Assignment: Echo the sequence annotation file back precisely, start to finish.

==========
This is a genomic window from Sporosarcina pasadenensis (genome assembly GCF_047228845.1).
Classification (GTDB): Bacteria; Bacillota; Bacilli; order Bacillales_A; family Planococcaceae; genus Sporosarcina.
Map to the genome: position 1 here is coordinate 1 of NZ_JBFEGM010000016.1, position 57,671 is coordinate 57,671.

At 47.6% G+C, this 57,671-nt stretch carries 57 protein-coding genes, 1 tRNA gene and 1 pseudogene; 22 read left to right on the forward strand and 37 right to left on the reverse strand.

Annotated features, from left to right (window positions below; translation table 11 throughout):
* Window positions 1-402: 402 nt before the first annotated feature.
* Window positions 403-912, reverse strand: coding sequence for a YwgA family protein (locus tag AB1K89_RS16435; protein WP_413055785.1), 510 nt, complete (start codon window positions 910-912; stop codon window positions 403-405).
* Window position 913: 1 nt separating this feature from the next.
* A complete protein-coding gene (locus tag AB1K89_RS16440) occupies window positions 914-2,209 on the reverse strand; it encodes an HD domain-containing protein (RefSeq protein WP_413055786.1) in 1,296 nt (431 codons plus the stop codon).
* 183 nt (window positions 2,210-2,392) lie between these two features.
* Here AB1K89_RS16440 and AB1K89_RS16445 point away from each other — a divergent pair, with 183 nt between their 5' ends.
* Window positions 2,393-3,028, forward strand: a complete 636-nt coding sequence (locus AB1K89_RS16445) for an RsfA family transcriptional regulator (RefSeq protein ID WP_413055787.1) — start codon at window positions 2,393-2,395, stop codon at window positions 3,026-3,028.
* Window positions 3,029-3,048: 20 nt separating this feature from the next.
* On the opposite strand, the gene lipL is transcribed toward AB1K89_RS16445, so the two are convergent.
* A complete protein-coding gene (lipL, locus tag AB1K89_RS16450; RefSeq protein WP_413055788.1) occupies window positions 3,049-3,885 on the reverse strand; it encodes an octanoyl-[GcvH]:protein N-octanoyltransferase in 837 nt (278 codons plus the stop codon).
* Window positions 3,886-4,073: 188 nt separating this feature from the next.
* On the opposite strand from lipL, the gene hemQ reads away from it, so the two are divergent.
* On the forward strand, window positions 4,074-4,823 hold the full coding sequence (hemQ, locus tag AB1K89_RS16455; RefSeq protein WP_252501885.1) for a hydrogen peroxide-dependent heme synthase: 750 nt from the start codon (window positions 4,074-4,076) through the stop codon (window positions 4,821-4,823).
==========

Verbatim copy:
This is a genomic window from Sporosarcina pasadenensis (genome assembly GCF_047228845.1).
Classification (GTDB): Bacteria; Bacillota; Bacilli; order Bacillales_A; family Planococcaceae; genus Sporosarcina.
Map to the genome: position 1 here is coordinate 1 of NZ_JBFEGM010000016.1, position 57,671 is coordinate 57,671.

At 47.6% G+C, this 57,671-nt stretch carries 57 protein-coding genes, 1 tRNA gene and 1 pseudogene; 22 read left to right on the forward strand and 37 right to left on the reverse strand.

Annotated features, from left to right (window positions below; translation table 11 throughout):
* Window positions 1-402: 402 nt before the first annotated feature.
* Window positions 403-912, reverse strand: coding sequence for a YwgA family protein (locus tag AB1K89_RS16435; protein WP_413055785.1), 510 nt, complete (start codon window positions 910-912; stop codon window positions 403-405).
* Window position 913: 1 nt separating this feature from the next.
* A complete protein-coding gene (locus tag AB1K89_RS16440) occupies window positions 914-2,209 on the reverse strand; it encodes an HD domain-containing protein (RefSeq protein WP_413055786.1) in 1,296 nt (431 codons plus the stop codon).
* 183 nt (window positions 2,210-2,392) lie between these two features.
* Here AB1K89_RS16440 and AB1K89_RS16445 point away from each other — a divergent pair, with 183 nt between their 5' ends.
* Window positions 2,393-3,028, forward strand: a complete 636-nt coding sequence (locus AB1K89_RS16445) for an RsfA family transcriptional regulator (RefSeq protein ID WP_413055787.1) — start codon at window positions 2,393-2,395, stop codon at window positions 3,026-3,028.
* Window positions 3,029-3,048: 20 nt separating this feature from the next.
* On the opposite strand, the gene lipL is transcribed toward AB1K89_RS16445, so the two are convergent.
* A complete protein-coding gene (lipL, locus tag AB1K89_RS16450; RefSeq protein WP_413055788.1) occupies window positions 3,049-3,885 on the reverse strand; it encodes an octanoyl-[GcvH]:protein N-octanoyltransferase in 837 nt (278 codons plus the stop codon).
* Window positions 3,886-4,073: 188 nt separating this feature from the next.
* On the opposite strand from lipL, the gene hemQ reads away from it, so the two are divergent.
* On the forward strand, window positions 4,074-4,823 hold the full coding sequence (hemQ, locus tag AB1K89_RS16455; RefSeq protein WP_252501885.1) for a hydrogen peroxide-dependent heme synthase: 750 nt from the start codon (window positions 4,074-4,076) through the stop codon (window positions 4,821-4,823).